1655: Five Dutch ships arrive and close off Delaware River, effectively ending Swedish dominance.

1663-64: English assert control over Dutch and Swedish territory; New Jersey created, 1664.

1664: Concession and Agreement for New Jersey grants religious freedom.

1666: Swedish settlers receive gift of property at Wicaco (later South Philadelphia), where they build Gloria Dei Church in 1698-1700 (shown here in 1828 painting).

1674: New Jersey is divided into East New Jersey and West New Jersey.

Image credit: Historical Society of Pennsylvania

1675: John Fenwick establishes a Quaker settlement in Salem, West New Jersey.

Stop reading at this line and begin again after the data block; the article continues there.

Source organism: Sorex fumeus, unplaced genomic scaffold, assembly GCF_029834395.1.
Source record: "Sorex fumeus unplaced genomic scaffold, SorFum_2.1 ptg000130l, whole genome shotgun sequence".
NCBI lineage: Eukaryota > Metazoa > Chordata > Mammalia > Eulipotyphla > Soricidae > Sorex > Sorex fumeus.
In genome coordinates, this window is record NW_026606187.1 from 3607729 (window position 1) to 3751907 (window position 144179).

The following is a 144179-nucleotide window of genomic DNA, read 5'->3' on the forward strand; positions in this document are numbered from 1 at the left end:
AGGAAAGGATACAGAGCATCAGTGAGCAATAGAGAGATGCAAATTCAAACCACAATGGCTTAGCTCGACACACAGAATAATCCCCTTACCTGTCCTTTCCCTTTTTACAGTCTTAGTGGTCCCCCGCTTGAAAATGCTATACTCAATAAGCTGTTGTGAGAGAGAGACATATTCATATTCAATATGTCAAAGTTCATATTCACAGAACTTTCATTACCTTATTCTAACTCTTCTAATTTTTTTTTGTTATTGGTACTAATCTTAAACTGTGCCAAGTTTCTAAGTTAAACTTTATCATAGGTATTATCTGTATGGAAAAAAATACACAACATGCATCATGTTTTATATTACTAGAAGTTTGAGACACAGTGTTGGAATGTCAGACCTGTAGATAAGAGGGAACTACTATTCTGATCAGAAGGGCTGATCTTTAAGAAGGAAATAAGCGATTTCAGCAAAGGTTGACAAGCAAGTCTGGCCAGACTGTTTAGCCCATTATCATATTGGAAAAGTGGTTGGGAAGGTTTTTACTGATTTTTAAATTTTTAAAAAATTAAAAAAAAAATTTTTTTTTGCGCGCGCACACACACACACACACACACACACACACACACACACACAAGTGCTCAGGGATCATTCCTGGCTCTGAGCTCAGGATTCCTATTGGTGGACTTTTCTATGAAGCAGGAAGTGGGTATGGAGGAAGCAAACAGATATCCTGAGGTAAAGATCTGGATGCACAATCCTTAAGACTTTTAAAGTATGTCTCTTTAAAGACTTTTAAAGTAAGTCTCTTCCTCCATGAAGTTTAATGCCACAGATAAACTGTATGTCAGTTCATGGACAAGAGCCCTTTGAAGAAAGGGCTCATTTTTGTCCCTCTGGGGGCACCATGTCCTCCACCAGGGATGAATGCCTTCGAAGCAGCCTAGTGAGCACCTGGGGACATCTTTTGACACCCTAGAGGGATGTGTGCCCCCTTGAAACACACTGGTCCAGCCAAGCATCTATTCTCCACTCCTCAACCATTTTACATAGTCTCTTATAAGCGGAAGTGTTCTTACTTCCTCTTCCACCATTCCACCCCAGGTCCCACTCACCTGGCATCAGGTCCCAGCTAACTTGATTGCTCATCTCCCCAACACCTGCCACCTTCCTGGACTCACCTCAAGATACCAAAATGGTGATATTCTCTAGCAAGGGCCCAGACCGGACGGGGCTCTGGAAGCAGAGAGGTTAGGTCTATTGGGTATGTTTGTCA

1677-82: West New Jersey attracts investment by English Quakers, including William Penn. More than 1,750 Quakers migrate to the colony; they build Burlington Town in 1678-79 and establish additional settlements along Cooper’s, Newton, and Timber Creeks.

1681: By Charter, King Charles II of England grants William Penn 45,000 square miles of land in what becomes Pennsylvania. To assure access to the sea, Penn also gains control of three lower counties (the later state of Delaware).

1682: Founding of Philadelphia. William Penn arrives aboard the Welcome; by tradition, enters into a treaty with the Lenni Lenape chief Tammanend at at Shackamaxon (depicted here).

Image credit: Library Company of Philadelphia 

1682: Frame of Government issued for Pennsylvania.

December 4, 1682: Pennsylvania Assembly meets for the first time in Chester; consists of representatives from three newly-created Pennsylvania counties (Philadelphia, Bucks, and Delaware) and the three lower counties.

1683: Founding of Germantown.